JEFFREY BROWN: And not only did he do that, but he did that in a very forceful way.
JULIE ROVNER: Yes, he did.
JEFFREY BROWN: A very -- put-down against the administration.
JULIE ROVNER: He did, indeed.
This has been going on since 2005. This judge has had this case before it through two administrations now, and he said that -- so he had strongly rebuked the Bush administration before and the Obama administration now for really sitting on this issue.
JEFFREY BROWN: OK, now, in the meantime this week, also, the FDA comes out with a -- yet a new plan, a sort of compromise? Or how did -- what are they doing?
JULIE ROVNER: You know, they had this had nothing to do with the judge's order, but it's really hard to square that with the fact that they had been sitting on this drug application from the pharmaceutical company, Teva Pharmaceutical, since 2011.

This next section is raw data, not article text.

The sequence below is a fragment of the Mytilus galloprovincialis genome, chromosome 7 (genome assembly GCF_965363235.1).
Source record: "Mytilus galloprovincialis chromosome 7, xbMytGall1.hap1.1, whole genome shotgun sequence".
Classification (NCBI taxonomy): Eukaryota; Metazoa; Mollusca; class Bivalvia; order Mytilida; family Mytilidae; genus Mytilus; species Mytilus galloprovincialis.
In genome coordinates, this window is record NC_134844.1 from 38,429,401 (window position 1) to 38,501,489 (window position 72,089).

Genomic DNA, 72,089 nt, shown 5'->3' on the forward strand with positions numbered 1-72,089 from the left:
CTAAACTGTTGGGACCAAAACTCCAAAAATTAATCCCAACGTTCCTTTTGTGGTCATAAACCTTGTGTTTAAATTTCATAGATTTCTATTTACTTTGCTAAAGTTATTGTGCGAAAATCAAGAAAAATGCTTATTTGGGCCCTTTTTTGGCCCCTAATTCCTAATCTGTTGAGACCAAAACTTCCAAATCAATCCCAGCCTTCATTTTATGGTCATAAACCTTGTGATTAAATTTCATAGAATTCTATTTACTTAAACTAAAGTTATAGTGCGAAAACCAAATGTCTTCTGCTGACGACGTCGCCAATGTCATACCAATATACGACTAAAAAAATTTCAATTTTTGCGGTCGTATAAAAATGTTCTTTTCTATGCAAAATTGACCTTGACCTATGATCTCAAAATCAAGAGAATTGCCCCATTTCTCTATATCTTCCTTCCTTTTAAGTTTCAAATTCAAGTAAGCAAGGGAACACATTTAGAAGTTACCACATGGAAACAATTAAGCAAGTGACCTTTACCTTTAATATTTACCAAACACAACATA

So -- and yet it comes four days before the deadline to act. And it did, as you mentioned, reduce the age of -- for people who do have to have a prescription down to 14, basically, so people, women 15 and up could get it without a prescription.
Something very important, though, that would change also under what the FDA did, before, because there was this split ruling where some people had to have a prescription and some didn't, you had to get the product from behind the pharmacy counter. You had to go and ask someone at the pharmacy, either the pharmacist or a pharmacy clerk for it, which meant you could only get it when the pharmacy was open. You had to show I.D.
Now they're saying that it can be sold on the shelves of retail stores that have pharmacies. So, you won't be able to get it at a convenience store, but you will be able to get it at a Target, or a Wal-Mart, or a grocery store that has a pharmacy. So, that will make it more available.